George Washington Papers

To George Washington from David Forman, 1 September 1780

From David Forman

Freehold [N.J.] 1st of Sepr 1780


I This afternoon recd information from my Inteligencer on the High lands of Middle Town That a Large Number of Shipping Appeared Early This Morning in The Narrowes—At Twelve OClock One Hundered Sail had Come too at Sandy Hook and a Number of Large Ships Then on There way down from The Narrowes—Some of Them he Thinks are Large Ships of War, but Could not determin with Certainty when he sent of the Express to me.1

All Accts from New York agree that There has been an Amazingly severe press there for Some time past and still Continues2—That the People are very generally dissatisfied and dispirited—it was allso said Sir Harry was Imbarking his Troops for Rhode Island—As Soone as The fleet makes sail and any Opinion Can be formed of there Course your Excly shall be informed of it.3 I have The Honr to be Your Excellencys Most Obdt Huml. Servt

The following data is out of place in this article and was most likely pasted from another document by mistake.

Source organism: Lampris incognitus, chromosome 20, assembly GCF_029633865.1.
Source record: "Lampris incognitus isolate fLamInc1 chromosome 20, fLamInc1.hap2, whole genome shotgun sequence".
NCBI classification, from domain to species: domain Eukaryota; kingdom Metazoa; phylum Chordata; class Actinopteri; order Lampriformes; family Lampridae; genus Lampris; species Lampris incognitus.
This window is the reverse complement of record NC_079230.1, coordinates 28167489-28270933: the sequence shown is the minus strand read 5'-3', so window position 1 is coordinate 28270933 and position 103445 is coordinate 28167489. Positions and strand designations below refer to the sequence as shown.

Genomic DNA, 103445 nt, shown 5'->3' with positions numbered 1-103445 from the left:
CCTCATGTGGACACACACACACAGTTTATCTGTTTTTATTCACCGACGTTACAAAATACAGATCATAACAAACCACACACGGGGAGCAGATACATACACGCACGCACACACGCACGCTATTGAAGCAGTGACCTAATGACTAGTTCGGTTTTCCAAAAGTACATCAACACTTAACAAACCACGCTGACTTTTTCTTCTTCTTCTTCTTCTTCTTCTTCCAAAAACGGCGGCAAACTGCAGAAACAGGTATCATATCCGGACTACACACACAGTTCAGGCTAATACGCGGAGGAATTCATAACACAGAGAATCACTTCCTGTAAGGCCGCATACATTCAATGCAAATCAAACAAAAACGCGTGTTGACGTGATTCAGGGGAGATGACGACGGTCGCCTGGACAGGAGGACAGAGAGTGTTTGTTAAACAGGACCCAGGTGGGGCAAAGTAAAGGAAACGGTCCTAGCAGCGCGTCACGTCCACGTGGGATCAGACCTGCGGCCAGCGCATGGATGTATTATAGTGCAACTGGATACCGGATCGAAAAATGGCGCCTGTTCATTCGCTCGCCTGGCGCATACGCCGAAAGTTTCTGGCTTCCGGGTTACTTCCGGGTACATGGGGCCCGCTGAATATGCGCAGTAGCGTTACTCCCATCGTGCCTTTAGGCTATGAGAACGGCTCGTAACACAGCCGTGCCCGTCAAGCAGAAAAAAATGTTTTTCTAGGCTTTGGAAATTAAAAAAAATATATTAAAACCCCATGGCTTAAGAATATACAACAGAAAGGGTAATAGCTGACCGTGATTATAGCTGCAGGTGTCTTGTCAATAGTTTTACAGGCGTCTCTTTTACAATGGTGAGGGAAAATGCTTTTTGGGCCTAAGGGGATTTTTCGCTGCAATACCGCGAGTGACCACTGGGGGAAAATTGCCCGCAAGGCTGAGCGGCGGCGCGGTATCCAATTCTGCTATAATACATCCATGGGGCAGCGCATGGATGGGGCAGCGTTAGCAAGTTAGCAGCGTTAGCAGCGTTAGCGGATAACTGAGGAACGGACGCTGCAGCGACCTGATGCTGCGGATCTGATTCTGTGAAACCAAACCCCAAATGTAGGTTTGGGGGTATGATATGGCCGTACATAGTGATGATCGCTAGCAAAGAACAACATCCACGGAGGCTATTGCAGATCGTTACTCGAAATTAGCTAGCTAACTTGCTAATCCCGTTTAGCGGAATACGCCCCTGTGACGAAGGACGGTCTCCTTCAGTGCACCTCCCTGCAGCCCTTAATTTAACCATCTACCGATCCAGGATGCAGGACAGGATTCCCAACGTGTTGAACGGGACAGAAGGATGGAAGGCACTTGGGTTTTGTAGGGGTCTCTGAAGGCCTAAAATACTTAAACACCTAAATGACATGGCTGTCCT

David Forman


1William Smith, royal chief justice of New York, wrote in his memoirs for 4 Sept.: “The Fleet 150 odd Sail leave the Hook for England” (Sabine, Smith’s Historical Memoirs [1971] description begins William H. W. Sabine, ed. Historical Memoirs from 26 August 1778 to 12 November 1783 of William Smith. . .. New York, 1971. description ends , 329). GW erroneously interpreted this transport fleet as a threat against the French forces at Rhode Island (see GW to Rochambeau, 3 and 8 Sept., and Rochambeau to GW, 6 and 14 Sept.).

2For British efforts to impress sailors, see Rochambeau to GW, 31 Aug., n.6.

3GW acknowledged this letter when he wrote Forman on 4 September.

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